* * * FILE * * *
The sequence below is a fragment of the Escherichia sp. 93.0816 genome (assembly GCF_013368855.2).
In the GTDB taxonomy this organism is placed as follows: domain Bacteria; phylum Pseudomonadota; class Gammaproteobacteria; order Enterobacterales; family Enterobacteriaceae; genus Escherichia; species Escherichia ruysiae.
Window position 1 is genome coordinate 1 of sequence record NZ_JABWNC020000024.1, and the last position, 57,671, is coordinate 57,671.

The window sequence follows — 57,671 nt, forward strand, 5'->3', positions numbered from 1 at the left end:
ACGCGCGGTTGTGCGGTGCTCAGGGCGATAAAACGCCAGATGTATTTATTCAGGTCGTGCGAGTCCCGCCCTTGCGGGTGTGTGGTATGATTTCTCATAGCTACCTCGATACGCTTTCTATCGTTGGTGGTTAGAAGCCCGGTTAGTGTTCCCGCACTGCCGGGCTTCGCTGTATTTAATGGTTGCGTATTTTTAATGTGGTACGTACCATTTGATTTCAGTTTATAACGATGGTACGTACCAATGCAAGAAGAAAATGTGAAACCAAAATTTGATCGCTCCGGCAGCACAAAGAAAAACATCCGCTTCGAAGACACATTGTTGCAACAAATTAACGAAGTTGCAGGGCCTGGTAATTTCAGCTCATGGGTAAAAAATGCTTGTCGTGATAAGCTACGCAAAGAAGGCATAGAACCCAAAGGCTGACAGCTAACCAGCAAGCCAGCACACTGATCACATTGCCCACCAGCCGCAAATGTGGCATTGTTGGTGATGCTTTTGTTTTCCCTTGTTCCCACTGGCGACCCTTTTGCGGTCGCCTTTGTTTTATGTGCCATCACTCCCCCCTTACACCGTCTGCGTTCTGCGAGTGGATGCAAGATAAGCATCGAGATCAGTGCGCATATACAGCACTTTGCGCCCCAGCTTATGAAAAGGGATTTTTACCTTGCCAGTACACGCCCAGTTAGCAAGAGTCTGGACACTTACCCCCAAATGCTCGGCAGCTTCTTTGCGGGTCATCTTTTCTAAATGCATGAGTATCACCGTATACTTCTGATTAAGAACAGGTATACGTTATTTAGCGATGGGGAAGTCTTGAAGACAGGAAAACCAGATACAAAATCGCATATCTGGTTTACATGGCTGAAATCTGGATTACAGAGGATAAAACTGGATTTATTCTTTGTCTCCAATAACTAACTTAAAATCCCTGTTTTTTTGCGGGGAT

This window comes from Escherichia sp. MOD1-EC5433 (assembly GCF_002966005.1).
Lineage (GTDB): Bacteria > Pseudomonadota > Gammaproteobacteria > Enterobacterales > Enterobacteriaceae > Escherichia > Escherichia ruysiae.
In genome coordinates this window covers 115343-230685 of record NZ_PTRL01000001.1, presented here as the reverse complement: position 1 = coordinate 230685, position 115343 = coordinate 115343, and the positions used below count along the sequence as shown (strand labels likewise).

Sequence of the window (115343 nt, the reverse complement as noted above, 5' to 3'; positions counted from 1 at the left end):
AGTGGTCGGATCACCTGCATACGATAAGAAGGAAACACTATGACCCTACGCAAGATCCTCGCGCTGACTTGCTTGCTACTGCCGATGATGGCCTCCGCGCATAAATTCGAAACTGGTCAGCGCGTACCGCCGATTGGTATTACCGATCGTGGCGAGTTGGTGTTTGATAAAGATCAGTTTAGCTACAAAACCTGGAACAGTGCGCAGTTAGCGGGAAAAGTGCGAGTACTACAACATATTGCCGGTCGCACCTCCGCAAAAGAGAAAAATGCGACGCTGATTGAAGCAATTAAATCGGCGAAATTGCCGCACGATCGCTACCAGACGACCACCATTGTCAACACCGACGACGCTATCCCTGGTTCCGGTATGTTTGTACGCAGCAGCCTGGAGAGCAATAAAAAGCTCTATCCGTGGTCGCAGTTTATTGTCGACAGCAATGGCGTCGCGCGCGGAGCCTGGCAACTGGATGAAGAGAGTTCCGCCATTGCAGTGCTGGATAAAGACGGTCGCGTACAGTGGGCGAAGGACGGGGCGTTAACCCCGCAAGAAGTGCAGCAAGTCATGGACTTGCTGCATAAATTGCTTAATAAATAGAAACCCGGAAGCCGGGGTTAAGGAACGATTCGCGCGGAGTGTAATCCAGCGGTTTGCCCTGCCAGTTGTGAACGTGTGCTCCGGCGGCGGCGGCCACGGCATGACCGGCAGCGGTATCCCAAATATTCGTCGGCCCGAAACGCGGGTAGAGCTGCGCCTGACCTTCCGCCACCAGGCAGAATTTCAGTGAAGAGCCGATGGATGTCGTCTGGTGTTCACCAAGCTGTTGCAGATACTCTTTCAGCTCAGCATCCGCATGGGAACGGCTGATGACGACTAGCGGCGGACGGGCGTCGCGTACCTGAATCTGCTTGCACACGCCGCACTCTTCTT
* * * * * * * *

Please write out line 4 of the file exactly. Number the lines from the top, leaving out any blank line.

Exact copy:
The window sequence follows — 57,671 nt, forward strand, 5'->3', positions numbered from 1 at the left end: